Context: in a gym, a boxer attacks another boxer saying that he was provoking him with his eyes. After punching him, he thinks:



What is the meaning of the verb ぶっ飛ぶ when it refers to the eyes? Looking at its meanings in the dictionary I couldn't find one that fits the context. Is it used metaphorically here?

Also, could you please explain the grammar behind ぶっ飛ばねーでやんの? Is it the contracted form of ぶっ飛ばないでやるの?

Thank you for your help!

EDIT: since it looks like a strange metaphor, I uploaded the original pages to provide more context.

Pages where the fight starts (here 瞳 is used with め furigana)

Pages with the sentence in question

  • 3
    甘ちゃんクセに -- 「甘ちゃんくせに」?
    – chocolate
    Dec 3, 2018 at 8:19
  • @Chocolate You are right, I added the missing の, thank you!
    – Marco
    Dec 3, 2018 at 15:05
  • You should indicate where the line breaks. And can't you at least notice there is a "contrast" in this sentence? You should not drop the previous sentences especially in a context like this.
    – naruto
    Dec 3, 2018 at 15:26
  • @naruto I added the line break, thank you for suggesting that! I can see the contrast expressed by くせに, but still can't make sense of the verb ぶっ飛ぶ in this context. I think I understand the rest of the sentence, my attempt would be "Even though he is just a wimp that ......, beating someone is always a good thing for [my] fists". Anyway, I edited the question adding more context.
    – Marco
    Dec 3, 2018 at 15:38

2 Answers 2


I think 瞳だけはぶっ飛ばねー has the similar meanig of 目だけは死んでない, which means "He still has a fighting sprit (even if his body was damaged)." and "He hasn't yielded yet (even if his body was damaged)." It isn't a common phrase.

As for the grammar, I found an explanation, and it says 「~でやがるの」changed to 「~でやんの」. やがる is used when you say about someone's action with contempt or hatred such as 学校来ねーでやがる. About の, a dictionary says 断定の言い方を和らげる意を表す.


  • Is there any chance it refers to the fact that his eyes did not roll even though he was knocked out? Often when people get knocked out, their eyes will roll back or look in two different directions. I'm wondering if this is the meaning because 目がいきいきとしていなくて(きりっとしていなくて?)むしろ死んでいるように見えます。
    – By137
    Dec 4, 2018 at 7:05
  • @By137 I feel the eyes looks weird. The boxer who hit him may feel his weird fighting sprits. Of course, we can interpret it in some ways. but I focus on the sentense "甘ちゃんのクセに(despite a spoiled kid)". Dec 4, 2018 at 8:21
  • I see the connection to 甘ちゃんのクセに now. Thanks!
    – By137
    Dec 4, 2018 at 10:13
  • @YuuichiTam I thought 甘ちゃん in this case means a wimp, a weak person. Could it be correct?
    – Marco
    Dec 4, 2018 at 15:18
  • A dictionary says 甘ちゃん means 考え方や言動などが甘い、生ぬるい人を指して用いる表現。あるいは厳しさに欠けるさまなどを意味する表現。I came up with another word "naive". Wimp, weak, naive, softy, spoiled, these words are similar, aren't they? Dec 4, 2018 at 16:28

Tbh the sentence doesn't make a lot of sense - it reads like somebody tried to incorporate many advanced vocabularies without really understanding how they are used. There are also a few grammatical mistakes.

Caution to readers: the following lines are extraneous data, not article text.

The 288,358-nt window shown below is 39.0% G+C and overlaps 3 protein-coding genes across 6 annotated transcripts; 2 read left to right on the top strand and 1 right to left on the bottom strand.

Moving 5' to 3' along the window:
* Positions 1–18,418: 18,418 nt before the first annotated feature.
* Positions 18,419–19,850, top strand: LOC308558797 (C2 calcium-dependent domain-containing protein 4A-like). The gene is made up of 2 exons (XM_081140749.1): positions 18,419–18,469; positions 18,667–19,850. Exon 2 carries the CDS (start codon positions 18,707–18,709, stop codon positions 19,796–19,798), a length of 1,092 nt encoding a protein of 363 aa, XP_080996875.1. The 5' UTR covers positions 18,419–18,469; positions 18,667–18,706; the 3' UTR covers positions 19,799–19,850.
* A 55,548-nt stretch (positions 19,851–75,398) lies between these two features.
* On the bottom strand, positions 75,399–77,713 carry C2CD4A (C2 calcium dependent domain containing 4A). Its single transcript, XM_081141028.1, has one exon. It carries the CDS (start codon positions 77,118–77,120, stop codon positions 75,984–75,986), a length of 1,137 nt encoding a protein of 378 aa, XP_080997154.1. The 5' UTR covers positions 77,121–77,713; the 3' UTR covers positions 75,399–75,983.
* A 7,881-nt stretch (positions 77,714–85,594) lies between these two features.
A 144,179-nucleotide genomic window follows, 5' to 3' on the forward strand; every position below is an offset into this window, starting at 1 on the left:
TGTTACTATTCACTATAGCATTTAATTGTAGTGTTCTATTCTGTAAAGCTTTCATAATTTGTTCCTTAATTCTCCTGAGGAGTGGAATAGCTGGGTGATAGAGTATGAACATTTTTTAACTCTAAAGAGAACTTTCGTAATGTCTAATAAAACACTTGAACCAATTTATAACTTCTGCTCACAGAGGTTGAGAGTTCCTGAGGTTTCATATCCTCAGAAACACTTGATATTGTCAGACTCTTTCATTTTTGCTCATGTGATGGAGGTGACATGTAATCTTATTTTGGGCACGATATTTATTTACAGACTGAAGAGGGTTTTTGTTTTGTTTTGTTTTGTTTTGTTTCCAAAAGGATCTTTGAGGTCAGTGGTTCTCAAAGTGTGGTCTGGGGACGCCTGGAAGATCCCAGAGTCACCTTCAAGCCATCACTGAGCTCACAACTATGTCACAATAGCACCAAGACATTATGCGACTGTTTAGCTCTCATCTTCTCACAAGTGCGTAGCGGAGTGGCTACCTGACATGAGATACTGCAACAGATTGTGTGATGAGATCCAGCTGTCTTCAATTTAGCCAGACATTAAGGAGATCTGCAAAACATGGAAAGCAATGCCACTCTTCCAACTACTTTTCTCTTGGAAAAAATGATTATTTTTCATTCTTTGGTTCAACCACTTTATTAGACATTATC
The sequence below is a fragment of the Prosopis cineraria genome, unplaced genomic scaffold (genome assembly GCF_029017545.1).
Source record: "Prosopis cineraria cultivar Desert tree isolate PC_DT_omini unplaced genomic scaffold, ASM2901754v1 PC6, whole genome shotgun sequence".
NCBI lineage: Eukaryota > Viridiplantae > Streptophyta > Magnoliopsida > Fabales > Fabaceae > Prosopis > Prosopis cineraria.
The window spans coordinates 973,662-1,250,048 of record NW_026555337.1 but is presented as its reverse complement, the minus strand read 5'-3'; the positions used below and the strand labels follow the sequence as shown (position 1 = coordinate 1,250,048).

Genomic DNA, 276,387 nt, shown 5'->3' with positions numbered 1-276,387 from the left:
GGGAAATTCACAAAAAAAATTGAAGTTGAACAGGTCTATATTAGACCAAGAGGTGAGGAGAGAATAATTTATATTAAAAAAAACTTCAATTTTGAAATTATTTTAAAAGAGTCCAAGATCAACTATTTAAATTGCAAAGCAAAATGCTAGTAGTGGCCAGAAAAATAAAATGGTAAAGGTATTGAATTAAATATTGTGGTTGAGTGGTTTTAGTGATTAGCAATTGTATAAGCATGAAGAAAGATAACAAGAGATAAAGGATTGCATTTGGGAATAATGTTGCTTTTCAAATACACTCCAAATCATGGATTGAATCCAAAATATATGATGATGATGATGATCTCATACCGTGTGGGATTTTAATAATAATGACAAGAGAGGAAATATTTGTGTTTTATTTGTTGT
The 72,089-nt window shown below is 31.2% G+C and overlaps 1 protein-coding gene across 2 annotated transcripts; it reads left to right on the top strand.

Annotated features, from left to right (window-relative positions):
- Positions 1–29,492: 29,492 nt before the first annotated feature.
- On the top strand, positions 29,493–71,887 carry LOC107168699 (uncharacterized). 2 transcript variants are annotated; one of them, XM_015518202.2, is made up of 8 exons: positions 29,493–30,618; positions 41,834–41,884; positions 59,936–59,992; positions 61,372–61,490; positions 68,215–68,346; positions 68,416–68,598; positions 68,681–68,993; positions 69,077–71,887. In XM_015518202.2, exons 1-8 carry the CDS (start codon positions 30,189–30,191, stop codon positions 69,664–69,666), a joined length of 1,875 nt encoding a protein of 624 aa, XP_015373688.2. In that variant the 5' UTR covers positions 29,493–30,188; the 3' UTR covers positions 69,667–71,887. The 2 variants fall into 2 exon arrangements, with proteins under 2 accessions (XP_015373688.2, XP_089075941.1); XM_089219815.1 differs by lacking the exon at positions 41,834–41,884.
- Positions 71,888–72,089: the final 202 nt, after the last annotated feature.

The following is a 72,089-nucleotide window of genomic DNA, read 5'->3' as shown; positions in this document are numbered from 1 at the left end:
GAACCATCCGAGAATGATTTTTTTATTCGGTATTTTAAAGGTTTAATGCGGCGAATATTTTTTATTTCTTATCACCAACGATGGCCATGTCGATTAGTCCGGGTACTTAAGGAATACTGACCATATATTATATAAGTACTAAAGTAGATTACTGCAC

Having said that, if I'm forced my guess would be that the opponent kept his gaze on the attacker, despite (other parts of the body) being punched away.

It's very hard to tell though, as 瞳 is overwhelmingly used for adorable things. An exception is when it's used to describe the pupil specifically, so it's possible but it's not obvious to me why the writer would focus on the pupil. It's also a physically odd situation (body moving away but the pupil remains?). ぶっ飛ぶ can also refer to blackouts, but then it's also odd (one is unconscious, but the pupil remains conscious?).

I think you'll have to ask the writer - maybe they knew what they wanted to express, but they are probably not yet proficient enough in Japanese to express it.

EDIT: After looking at the context, I suppose the writer is going for a VERY creative, unorthodox writing. They probably added the "め" in ふりがな because hitomi wouldn't fit (it will make things sound very adorable), but they still wanted to focus on the pupil. They also say "拳が潤う" which is extremely odd (潤う only refers to pleasant moisture), but it makes sense because the character then talks about erection... "潤わなかったなんてねーのに" is probably a misprint of "潤わなかったことなんてねーのに". I think you have to interpret it with your own creativity. It's not a common expression by any means and I guess you are meant to interpret it in your own way.

  • Thank you for your answer. The writer is Japanese, so I don't think is a matter of proficiency. Anyway, I added more context in the question.
    – Marco
    Dec 3, 2018 at 17:00
  • I see, added a bit of edit @Marco Dec 4, 2018 at 13:55
  • @Marco, to play devil's advocate, I've known plenty of Americans who can't really write English... ;) Dec 4, 2018 at 16:47

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